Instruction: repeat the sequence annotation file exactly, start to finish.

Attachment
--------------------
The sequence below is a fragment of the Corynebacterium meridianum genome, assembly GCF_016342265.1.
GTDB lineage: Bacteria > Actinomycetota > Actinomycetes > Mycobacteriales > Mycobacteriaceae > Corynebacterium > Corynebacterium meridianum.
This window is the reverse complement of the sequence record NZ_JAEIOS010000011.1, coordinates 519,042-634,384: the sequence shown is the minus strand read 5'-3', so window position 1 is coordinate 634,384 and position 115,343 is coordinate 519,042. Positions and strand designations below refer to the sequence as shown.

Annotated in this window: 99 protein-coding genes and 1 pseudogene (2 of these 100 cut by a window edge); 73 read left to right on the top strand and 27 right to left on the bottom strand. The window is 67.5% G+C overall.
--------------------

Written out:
The sequence below is a fragment of the Corynebacterium meridianum genome, assembly GCF_016342265.1.
GTDB lineage: Bacteria > Actinomycetota > Actinomycetes > Mycobacteriales > Mycobacteriaceae > Corynebacterium > Corynebacterium meridianum.
This window is the reverse complement of the sequence record NZ_JAEIOS010000011.1, coordinates 519,042-634,384: the sequence shown is the minus strand read 5'-3', so window position 1 is coordinate 634,384 and position 115,343 is coordinate 519,042. Positions and strand designations below refer to the sequence as shown.

Annotated in this window: 99 protein-coding genes and 1 pseudogene (2 of these 100 cut by a window edge); 73 read left to right on the top strand and 27 right to left on the bottom strand. The window is 67.5% G+C overall.